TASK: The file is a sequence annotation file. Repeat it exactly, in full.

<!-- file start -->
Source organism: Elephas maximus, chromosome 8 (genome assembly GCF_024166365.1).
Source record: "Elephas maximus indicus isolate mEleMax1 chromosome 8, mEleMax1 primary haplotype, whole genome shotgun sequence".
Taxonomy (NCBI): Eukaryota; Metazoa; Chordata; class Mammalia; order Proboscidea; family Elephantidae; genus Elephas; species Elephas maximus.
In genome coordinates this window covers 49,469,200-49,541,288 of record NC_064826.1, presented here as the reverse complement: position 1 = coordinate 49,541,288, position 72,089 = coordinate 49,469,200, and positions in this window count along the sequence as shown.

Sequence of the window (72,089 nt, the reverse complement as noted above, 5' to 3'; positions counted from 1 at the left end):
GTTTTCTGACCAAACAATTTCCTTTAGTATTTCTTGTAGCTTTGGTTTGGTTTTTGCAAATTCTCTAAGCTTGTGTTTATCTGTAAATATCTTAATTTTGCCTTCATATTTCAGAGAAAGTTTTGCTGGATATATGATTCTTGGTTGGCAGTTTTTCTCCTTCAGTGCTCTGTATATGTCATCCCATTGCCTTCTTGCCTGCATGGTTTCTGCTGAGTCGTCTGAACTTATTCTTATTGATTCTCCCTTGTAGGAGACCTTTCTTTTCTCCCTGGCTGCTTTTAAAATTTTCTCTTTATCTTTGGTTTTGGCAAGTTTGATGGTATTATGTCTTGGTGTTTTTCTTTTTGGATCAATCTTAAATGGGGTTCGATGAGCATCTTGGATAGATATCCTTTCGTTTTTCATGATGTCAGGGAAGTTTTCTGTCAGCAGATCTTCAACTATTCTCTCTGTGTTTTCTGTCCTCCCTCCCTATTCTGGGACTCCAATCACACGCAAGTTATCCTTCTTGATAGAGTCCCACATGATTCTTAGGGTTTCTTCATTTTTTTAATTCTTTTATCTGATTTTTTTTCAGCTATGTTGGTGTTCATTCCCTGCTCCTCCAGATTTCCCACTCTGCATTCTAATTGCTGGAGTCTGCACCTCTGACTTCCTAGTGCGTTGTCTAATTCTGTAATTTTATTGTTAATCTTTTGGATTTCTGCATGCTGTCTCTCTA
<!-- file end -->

Source organism: Elephas maximus, chromosome 8 (genome assembly GCF_024166365.1).
Source record: "Elephas maximus indicus isolate mEleMax1 chromosome 8, mEleMax1 primary haplotype, whole genome shotgun sequence".
Taxonomy (NCBI): Eukaryota; Metazoa; Chordata; class Mammalia; order Proboscidea; family Elephantidae; genus Elephas; species Elephas maximus.
In genome coordinates this window covers 49,469,200-49,541,288 of record NC_064826.1, presented here as the reverse complement: position 1 = coordinate 49,541,288, position 72,089 = coordinate 49,469,200, and positions in this window count along the sequence as shown.

Sequence of the window (72,089 nt, the reverse complement as noted above, 5' to 3'; positions counted from 1 at the left end):
GTTTTCTGACCAAACAATTTCCTTTAGTATTTCTTGTAGCTTTGGTTTGGTTTTTGCAAATTCTCTAAGCTTGTGTTTATCTGTAAATATCTTAATTTTGCCTTCATATTTCAGAGAAAGTTTTGCTGGATATATGATTCTTGGTTGGCAGTTTTTCTCCTTCAGTGCTCTGTATATGTCATCCCATTGCCTTCTTGCCTGCATGGTTTCTGCTGAGTCGTCTGAACTTATTCTTATTGATTCTCCCTTGTAGGAGACCTTTCTTTTCTCCCTGGCTGCTTTTAAAATTTTCTCTTTATCTTTGGTTTTGGCAAGTTTGATGGTATTATGTCTTGGTGTTTTTCTTTTTGGATCAATCTTAAATGGGGTTCGATGAGCATCTTGGATAGATATCCTTTCGTTTTTCATGATGTCAGGGAAGTTTTCTGTCAGCAGATCTTCAACTATTCTCTCTGTGTTTTCTGTCCTCCCTCCCTATTCTGGGACTCCAATCACACGCAAGTTATCCTTCTTGATAGAGTCCCACATGATTCTTAGGGTTTCTTCATTTTTTTAATTCTTTTATCTGATTTTTTTTCAGCTATGTTGGTGTTCATTCCCTGCTCCTCCAGATTTCCCACTCTGCATTCTAATTGCTGGAGTCTGCACCTCTGACTTCCTAGTGCGTTGTCTAATTCTGTAATTTTATTGTTAATCTTTTGGATTTCTGCATGCTGTCTCTCTA